Lynas gets six more months to meet radioactive waste ban in Malaysia

Malay Mail
Malay Mail

KUALA LUMPUR, May 7 — Malaysia has granted Australian miner Lynas Corp a six-month extension until January 2024 to comply with a ban on producing radioactive waste as its rare-earths plant in Kuantan, Pahang.

The Straits Times today reported that Lynas was notified of the extension following an appeal hearing on April 28, ahead of an expected announcement this week.

Science, Technology and Innovation Minister Chang Lih Kang reportedly made the decision due to the current geopolitical importance of rare earth elements.

Rare-earth elements were essential for producing high-tech applications such as electric vehicles, smartphones, and military equipment; global supply was currently controlled by China that accounted for 80 per cent of the market.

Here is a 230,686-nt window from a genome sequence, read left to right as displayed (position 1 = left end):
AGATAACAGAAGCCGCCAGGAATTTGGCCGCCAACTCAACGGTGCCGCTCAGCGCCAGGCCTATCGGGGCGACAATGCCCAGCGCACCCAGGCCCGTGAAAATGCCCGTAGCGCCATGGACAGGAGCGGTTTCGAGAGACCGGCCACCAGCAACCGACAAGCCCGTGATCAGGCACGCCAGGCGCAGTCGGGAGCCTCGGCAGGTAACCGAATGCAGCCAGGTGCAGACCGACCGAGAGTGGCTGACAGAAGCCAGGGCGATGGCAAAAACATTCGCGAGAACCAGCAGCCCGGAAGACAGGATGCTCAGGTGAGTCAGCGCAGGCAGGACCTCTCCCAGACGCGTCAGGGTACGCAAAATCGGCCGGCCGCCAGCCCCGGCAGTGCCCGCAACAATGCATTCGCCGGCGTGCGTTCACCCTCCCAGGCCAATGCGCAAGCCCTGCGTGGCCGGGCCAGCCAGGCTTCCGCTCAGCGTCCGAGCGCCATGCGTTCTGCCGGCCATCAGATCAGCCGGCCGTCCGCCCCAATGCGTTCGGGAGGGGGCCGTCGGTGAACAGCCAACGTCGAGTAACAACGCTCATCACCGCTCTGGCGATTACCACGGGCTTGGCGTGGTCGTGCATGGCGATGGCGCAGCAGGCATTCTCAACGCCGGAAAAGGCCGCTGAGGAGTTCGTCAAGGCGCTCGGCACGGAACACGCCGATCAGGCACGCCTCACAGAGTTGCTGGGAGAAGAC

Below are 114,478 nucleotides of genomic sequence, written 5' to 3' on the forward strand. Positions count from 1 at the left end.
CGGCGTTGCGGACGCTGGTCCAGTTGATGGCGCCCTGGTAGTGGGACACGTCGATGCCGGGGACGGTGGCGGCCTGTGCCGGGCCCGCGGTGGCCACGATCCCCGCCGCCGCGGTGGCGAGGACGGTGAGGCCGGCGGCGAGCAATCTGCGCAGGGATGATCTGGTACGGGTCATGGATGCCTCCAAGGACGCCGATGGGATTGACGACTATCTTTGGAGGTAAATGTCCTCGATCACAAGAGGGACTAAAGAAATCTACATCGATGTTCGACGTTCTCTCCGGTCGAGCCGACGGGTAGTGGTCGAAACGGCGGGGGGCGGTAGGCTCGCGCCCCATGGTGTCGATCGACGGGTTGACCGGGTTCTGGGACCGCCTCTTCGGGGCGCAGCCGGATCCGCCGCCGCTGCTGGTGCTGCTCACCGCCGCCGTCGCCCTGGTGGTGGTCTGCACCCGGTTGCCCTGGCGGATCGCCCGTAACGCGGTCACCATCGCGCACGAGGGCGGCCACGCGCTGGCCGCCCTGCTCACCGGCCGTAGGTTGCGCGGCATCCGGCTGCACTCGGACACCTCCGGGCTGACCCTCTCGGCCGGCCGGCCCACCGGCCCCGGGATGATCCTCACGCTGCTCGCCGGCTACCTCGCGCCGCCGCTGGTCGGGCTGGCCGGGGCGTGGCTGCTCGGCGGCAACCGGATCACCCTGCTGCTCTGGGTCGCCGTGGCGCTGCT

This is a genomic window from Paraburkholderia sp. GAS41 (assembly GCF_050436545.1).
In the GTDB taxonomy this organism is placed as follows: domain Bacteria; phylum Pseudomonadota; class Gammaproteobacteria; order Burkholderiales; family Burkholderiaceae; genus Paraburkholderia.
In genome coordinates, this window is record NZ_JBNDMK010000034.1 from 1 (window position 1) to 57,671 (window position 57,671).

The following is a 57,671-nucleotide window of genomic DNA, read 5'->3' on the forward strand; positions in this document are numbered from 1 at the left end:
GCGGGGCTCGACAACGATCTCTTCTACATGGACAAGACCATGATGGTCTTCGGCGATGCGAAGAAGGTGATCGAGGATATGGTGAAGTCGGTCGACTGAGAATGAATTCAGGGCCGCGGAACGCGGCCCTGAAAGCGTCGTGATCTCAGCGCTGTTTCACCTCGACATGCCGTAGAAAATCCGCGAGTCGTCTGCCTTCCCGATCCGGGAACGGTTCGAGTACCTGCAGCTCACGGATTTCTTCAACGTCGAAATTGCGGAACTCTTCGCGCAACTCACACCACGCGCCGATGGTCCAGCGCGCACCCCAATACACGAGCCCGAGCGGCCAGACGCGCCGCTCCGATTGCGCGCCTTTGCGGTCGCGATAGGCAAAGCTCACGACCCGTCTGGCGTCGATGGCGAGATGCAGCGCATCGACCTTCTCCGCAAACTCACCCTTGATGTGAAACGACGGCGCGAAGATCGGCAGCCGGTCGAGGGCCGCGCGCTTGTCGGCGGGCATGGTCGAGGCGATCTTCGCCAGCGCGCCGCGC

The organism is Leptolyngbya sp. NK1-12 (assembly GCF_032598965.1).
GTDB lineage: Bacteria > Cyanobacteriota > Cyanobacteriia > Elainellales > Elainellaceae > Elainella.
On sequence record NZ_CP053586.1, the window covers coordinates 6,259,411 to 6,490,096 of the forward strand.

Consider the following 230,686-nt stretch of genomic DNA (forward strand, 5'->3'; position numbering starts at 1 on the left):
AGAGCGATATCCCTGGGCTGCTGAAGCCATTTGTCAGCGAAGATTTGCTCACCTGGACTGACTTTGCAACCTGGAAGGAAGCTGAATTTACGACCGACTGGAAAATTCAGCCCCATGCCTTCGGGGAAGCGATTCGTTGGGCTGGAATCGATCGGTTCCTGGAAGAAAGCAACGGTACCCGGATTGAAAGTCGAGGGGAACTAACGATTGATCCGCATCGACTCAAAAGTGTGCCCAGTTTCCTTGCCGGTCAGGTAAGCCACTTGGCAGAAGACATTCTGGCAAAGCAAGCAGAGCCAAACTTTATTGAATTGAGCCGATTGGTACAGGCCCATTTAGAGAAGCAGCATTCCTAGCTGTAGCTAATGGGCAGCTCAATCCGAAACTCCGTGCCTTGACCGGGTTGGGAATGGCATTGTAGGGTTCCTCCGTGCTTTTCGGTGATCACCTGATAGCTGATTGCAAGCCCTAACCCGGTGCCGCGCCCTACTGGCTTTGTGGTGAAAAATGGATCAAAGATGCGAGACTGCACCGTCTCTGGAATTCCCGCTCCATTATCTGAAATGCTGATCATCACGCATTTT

In February, Lynas got a conditional three-year licence renewal, which included a requirement for it to remove the “cracking and leaching” of lanthanide concentrate out of Malaysia and to restrict its advanced materials plant to only refining intermediate materials.

According to The Straits Times, there were concerns regarding the refining processes due to potential environmental and health hazards, particularly the release of radiation.

However, Lynas maintained that the process did not release extraordinary levels of radiation to the environment around its Gebeng facility, which accounted for half of all rare-earth elements supply excluding China.

The Opposition Perikatan Nasional (PN) previously urged the minister explain the conditions, as have members of the industry and foreign envoys.

Prior to the six-month extension, Lynas had warned in a quarterly report that it would have to cease operating in Malaysia by July unless the country reviewed the conditions set for its provisional licence renewal.